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BY KAITLIN HARRIS
Seasonal Eats: Your Guide To Local Food
Sometimes, the best part about a vacation are the new and interesting meals you get to try. As you’re enjoying this attraction or that museum, your taste buds embark on a journey all their own. So for your next Club Wyndham vacation, let your stomach be your travel guide. Pick your destination based on what you like to eat and when you want to travel. Then seek out the area’s featured seasonal food to truly eat local. Whether it’s local-grown or local-caught, these tasty seasonal eats deserve a place on your foodie bucket list.
Only an hour south of Pompano Beach, winter in Miami Beach means warm weather and feasting on freshly caught stone crab. Joe’s Stone Crab, only open seasonally, is a century-old, iconic establishment known for its signature claws and seafood menu.
It’s oyster season, and there’s no better place to indulge in the delicacy than South Carolina’s Lowcountry. Make Charleston your home base and visit The Darling to satisfy your oyster fix — you’ll find six types of oysters at the raw bar.
Pick your own in-season strawberries at one of the Sunshine State’s many U-Pick farms. Plant City, an hour’s drive from Clearwater Beach or Orlando, hosts a Strawberry Festival each March. It’s the perfect day trip for berry lovers!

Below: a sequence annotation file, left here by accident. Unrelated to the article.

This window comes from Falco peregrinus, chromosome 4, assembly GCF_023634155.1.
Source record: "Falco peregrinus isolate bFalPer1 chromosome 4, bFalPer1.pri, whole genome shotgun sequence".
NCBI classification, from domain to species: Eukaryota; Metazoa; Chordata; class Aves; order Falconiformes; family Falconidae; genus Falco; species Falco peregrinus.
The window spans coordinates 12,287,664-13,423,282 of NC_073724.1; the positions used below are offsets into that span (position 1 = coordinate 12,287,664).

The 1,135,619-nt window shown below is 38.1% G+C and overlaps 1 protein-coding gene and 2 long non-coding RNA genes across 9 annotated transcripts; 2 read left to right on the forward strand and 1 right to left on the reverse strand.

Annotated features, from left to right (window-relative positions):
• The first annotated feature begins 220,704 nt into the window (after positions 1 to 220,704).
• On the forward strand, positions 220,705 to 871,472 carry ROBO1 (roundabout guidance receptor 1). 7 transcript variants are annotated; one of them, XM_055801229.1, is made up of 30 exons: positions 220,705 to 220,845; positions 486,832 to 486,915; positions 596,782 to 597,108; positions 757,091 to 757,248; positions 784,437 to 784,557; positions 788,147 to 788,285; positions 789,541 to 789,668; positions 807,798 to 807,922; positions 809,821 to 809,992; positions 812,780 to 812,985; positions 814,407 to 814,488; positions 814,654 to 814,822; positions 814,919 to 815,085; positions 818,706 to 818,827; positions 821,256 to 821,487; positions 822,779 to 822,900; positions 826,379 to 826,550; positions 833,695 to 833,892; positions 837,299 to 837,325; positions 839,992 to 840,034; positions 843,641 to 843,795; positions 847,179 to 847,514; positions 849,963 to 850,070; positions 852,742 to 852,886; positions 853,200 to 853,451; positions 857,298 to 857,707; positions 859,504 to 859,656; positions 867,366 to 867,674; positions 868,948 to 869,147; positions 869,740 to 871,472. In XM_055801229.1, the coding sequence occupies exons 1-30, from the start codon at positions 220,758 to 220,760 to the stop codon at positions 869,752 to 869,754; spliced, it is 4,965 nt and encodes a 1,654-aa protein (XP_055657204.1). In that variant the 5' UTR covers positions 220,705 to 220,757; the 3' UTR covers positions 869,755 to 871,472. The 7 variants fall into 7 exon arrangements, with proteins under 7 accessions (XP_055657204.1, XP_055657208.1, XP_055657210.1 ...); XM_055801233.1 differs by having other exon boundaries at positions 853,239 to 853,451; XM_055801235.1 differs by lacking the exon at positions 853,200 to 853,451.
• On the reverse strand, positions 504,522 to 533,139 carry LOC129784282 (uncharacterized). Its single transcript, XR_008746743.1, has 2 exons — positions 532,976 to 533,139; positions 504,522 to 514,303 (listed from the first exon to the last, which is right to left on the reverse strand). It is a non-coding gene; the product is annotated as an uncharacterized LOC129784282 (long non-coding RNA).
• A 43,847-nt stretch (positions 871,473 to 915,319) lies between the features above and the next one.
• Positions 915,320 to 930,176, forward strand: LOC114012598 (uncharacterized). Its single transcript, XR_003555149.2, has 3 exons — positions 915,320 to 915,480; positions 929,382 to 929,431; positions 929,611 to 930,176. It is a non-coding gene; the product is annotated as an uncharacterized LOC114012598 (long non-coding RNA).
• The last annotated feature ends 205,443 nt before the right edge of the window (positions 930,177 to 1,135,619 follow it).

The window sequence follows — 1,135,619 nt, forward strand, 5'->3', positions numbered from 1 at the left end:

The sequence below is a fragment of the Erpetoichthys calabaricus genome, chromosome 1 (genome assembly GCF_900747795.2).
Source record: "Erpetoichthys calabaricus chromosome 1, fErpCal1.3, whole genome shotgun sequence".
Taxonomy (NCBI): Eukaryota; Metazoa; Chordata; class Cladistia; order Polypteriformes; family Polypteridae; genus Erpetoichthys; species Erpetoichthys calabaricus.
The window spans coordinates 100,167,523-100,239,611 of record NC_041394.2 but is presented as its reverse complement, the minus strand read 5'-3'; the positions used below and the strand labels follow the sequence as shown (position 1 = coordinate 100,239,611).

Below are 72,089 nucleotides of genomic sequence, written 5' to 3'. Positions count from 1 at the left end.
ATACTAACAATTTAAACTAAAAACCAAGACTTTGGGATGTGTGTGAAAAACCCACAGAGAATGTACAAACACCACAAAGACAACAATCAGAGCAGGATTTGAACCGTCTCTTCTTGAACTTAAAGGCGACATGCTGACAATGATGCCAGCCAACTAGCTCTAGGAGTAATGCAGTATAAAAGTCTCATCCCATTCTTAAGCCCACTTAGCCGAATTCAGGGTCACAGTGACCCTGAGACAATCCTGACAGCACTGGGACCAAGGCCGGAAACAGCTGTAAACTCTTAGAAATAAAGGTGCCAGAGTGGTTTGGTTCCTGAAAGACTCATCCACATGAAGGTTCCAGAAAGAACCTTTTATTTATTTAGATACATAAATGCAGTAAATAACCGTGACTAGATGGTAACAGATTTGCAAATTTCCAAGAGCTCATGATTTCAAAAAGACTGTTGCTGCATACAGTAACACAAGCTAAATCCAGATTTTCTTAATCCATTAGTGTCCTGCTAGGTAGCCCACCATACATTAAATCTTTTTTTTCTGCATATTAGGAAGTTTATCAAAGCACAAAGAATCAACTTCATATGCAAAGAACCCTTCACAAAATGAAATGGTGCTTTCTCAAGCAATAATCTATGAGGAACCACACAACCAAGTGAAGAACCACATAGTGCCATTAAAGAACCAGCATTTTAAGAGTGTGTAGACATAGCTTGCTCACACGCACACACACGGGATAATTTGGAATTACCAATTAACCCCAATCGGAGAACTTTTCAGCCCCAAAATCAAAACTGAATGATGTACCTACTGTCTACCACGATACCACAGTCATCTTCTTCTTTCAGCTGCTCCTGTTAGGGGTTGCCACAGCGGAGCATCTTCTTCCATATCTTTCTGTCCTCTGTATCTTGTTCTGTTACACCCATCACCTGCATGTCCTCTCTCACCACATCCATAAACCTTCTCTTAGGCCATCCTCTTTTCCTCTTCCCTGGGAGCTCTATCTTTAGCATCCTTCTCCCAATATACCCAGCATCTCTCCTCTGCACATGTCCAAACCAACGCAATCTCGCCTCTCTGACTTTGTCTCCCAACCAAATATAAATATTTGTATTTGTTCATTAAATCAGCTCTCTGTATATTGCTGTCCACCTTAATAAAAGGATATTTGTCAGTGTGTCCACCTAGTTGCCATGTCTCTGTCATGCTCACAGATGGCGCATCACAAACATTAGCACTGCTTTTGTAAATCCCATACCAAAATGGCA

During spring in New Orleans, devour a seasonal Louisiana favorite: boiled crawfish. There are dozens of fantastic spots to grab crawfish in Crescent City — Frankie and Johnny’s is much loved by locals for their award-winning, spicy crustaceans.
Pineapples are always available in the Aloha State, but they reach their full juicy sweetness in late spring. On Oahu, visit the Dole Plantation near Honolulu for a tour. Their famous Dole Whip is the perfect refreshing treat on a sunny day.
Summer is peak peach season. Head south from Atlanta and visit Dickey Farms for some family fun. Aside from the fresh, fuzzy fruit itself, they offer a variety of peach-flavored treats, from old-fashioned preserves to ice cream.
Hatch green chiles are only grown in the southern part of New Mexico and harvested in late summer. The sweet and smoky flavor — typically in the medium-to-hot range of the spicy meter — is unlike that of any other pepper.
In New England, picking apples at an orchard is a favorite fall tradition. Dozens of pick-your-own spots are scattered throughout the region, and they feature festive extras from hayrides to hot cider. Closest to your resorts, try apple picking in the Berkshires or near Newport, Rhode Island.
Known as the World Pumpkin Capital, Half Moon Bay — about 30 miles south of San Francisco — hosts an annual Pumpkin Festival, featuring tasty pumpkin treats ranging from pancakes and pies to churros and chili.
Chesapeake Bay Blue Crabs are one of Maryland’s main attractions, and November is the last chance to get your fill for the season. The picnic tables at Cantler’s in Annapolis are the perfect place to crack into some locally sourced crustaceans.
Visit an olive orchard in northern California for a tour and tasting, to see the harvest in action. Kiler Ridge harvests and cold presses their olives within hours in December, releasing limited-edition, extremely fresh “Olio Nuovo.”